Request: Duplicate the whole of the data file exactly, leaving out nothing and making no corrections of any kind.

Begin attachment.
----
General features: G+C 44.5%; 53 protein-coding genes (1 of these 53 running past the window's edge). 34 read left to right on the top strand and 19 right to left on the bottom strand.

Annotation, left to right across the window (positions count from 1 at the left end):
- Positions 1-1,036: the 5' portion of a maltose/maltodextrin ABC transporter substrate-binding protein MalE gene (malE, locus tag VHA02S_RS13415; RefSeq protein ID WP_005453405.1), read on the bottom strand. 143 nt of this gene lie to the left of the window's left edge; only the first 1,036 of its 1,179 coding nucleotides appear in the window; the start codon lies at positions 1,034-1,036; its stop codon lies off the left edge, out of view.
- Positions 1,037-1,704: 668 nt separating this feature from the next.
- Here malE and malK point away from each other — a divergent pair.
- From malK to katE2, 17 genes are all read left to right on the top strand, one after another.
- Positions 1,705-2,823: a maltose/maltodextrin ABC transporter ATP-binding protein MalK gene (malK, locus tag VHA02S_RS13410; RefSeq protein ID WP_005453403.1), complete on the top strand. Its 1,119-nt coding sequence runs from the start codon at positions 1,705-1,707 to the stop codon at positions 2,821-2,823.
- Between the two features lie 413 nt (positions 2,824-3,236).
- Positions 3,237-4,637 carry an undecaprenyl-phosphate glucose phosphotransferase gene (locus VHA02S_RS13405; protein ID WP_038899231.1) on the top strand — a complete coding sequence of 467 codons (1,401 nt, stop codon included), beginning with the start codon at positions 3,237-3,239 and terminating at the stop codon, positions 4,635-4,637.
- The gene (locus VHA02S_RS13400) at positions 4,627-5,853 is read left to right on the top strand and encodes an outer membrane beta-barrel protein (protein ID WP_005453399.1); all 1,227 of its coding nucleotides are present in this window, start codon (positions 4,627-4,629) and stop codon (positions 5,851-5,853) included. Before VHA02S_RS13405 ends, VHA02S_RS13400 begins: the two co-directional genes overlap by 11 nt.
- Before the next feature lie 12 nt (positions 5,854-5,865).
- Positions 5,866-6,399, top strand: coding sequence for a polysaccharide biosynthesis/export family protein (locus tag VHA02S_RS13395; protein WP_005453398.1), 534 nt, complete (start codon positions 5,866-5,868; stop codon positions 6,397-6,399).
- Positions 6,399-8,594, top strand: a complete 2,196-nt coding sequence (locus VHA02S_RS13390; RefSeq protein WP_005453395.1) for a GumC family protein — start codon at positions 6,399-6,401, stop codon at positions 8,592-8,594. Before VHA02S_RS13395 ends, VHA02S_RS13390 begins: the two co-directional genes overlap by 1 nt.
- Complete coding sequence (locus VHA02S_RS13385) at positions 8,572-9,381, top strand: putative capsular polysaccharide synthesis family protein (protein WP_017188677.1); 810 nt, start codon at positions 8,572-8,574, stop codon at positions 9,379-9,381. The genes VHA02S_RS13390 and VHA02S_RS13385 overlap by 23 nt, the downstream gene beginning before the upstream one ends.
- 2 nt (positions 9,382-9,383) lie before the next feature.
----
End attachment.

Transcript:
General features: G+C 44.5%; 53 protein-coding genes (1 of these 53 running past the window's edge). 34 read left to right on the top strand and 19 right to left on the bottom strand.

Annotation, left to right across the window (positions count from 1 at the left end):
- Positions 1-1,036: the 5' portion of a maltose/maltodextrin ABC transporter substrate-binding protein MalE gene (malE, locus tag VHA02S_RS13415; RefSeq protein ID WP_005453405.1), read on the bottom strand. 143 nt of this gene lie to the left of the window's left edge; only the first 1,036 of its 1,179 coding nucleotides appear in the window; the start codon lies at positions 1,034-1,036; its stop codon lies off the left edge, out of view.
- Positions 1,037-1,704: 668 nt separating this feature from the next.
- Here malE and malK point away from each other — a divergent pair.
- From malK to katE2, 17 genes are all read left to right on the top strand, one after another.
- Positions 1,705-2,823: a maltose/maltodextrin ABC transporter ATP-binding protein MalK gene (malK, locus tag VHA02S_RS13410; RefSeq protein ID WP_005453403.1), complete on the top strand. Its 1,119-nt coding sequence runs from the start codon at positions 1,705-1,707 to the stop codon at positions 2,821-2,823.
- Between the two features lie 413 nt (positions 2,824-3,236).
- Positions 3,237-4,637 carry an undecaprenyl-phosphate glucose phosphotransferase gene (locus VHA02S_RS13405; protein ID WP_038899231.1) on the top strand — a complete coding sequence of 467 codons (1,401 nt, stop codon included), beginning with the start codon at positions 3,237-3,239 and terminating at the stop codon, positions 4,635-4,637.
- The gene (locus VHA02S_RS13400) at positions 4,627-5,853 is read left to right on the top strand and encodes an outer membrane beta-barrel protein (protein ID WP_005453399.1); all 1,227 of its coding nucleotides are present in this window, start codon (positions 4,627-4,629) and stop codon (positions 5,851-5,853) included. Before VHA02S_RS13405 ends, VHA02S_RS13400 begins: the two co-directional genes overlap by 11 nt.
- Before the next feature lie 12 nt (positions 5,854-5,865).
- Positions 5,866-6,399, top strand: coding sequence for a polysaccharide biosynthesis/export family protein (locus tag VHA02S_RS13395; protein WP_005453398.1), 534 nt, complete (start codon positions 5,866-5,868; stop codon positions 6,397-6,399).
- Positions 6,399-8,594, top strand: a complete 2,196-nt coding sequence (locus VHA02S_RS13390; RefSeq protein WP_005453395.1) for a GumC family protein — start codon at positions 6,399-6,401, stop codon at positions 8,592-8,594. Before VHA02S_RS13395 ends, VHA02S_RS13390 begins: the two co-directional genes overlap by 1 nt.
- Complete coding sequence (locus VHA02S_RS13385) at positions 8,572-9,381, top strand: putative capsular polysaccharide synthesis family protein (protein WP_017188677.1); 810 nt, start codon at positions 8,572-8,574, stop codon at positions 9,379-9,381. The genes VHA02S_RS13390 and VHA02S_RS13385 overlap by 23 nt, the downstream gene beginning before the upstream one ends.
- 2 nt (positions 9,382-9,383) lie before the next feature.